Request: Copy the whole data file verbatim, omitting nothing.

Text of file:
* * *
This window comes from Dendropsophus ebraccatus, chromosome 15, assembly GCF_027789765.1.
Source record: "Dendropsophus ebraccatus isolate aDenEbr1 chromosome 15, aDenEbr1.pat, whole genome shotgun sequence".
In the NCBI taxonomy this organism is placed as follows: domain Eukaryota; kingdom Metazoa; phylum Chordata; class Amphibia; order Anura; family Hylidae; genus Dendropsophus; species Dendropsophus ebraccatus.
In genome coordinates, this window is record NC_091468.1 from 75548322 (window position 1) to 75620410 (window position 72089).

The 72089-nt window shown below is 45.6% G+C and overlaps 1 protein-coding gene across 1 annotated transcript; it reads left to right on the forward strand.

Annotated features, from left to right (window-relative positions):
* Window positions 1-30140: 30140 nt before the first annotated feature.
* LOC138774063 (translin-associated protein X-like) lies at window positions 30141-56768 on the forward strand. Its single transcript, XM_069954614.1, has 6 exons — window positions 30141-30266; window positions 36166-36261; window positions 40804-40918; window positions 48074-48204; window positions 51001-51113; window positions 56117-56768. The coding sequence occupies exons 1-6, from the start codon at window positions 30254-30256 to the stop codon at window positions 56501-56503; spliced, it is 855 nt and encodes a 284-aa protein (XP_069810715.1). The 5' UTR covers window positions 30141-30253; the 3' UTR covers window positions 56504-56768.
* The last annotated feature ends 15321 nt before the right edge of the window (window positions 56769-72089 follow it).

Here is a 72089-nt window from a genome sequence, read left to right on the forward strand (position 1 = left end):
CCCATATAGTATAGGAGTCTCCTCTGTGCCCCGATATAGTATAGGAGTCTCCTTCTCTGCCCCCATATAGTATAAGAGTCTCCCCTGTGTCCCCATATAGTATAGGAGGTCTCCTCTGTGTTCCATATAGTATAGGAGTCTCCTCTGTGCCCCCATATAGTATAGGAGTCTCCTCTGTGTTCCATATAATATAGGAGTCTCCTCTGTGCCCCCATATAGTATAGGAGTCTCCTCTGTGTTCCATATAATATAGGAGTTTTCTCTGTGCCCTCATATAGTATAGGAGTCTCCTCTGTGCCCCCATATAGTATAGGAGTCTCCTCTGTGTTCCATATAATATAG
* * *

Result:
This window comes from Dendropsophus ebraccatus, chromosome 15, assembly GCF_027789765.1.
Source record: "Dendropsophus ebraccatus isolate aDenEbr1 chromosome 15, aDenEbr1.pat, whole genome shotgun sequence".
In the NCBI taxonomy this organism is placed as follows: domain Eukaryota; kingdom Metazoa; phylum Chordata; class Amphibia; order Anura; family Hylidae; genus Dendropsophus; species Dendropsophus ebraccatus.
In genome coordinates, this window is record NC_091468.1 from 75548322 (window position 1) to 75620410 (window position 72089).

The 72089-nt window shown below is 45.6% G+C and overlaps 1 protein-coding gene across 1 annotated transcript; it reads left to right on the forward strand.

Annotated features, from left to right (window-relative positions):
* Window positions 1-30140: 30140 nt before the first annotated feature.
* LOC138774063 (translin-associated protein X-like) lies at window positions 30141-56768 on the forward strand. Its single transcript, XM_069954614.1, has 6 exons — window positions 30141-30266; window positions 36166-36261; window positions 40804-40918; window positions 48074-48204; window positions 51001-51113; window positions 56117-56768. The coding sequence occupies exons 1-6, from the start codon at window positions 30254-30256 to the stop codon at window positions 56501-56503; spliced, it is 855 nt and encodes a 284-aa protein (XP_069810715.1). The 5' UTR covers window positions 30141-30253; the 3' UTR covers window positions 56504-56768.
* The last annotated feature ends 15321 nt before the right edge of the window (window positions 56769-72089 follow it).

Here is a 72089-nt window from a genome sequence, read left to right on the forward strand (position 1 = left end):
CCCATATAGTATAGGAGTCTCCTCTGTGCCCCGATATAGTATAGGAGTCTCCTTCTCTGCCCCCATATAGTATAAGAGTCTCCCCTGTGTCCCCATATAGTATAGGAGGTCTCCTCTGTGTTCCATATAGTATAGGAGTCTCCTCTGTGCCCCCATATAGTATAGGAGTCTCCTCTGTGTTCCATATAATATAGGAGTCTCCTCTGTGCCCCCATATAGTATAGGAGTCTCCTCTGTGTTCCATATAATATAGGAGTTTTCTCTGTGCCCTCATATAGTATAGGAGTCTCCTCTGTGCCCCCATATAGTATAGGAGTCTCCTCTGTGTTCCATATAATATAG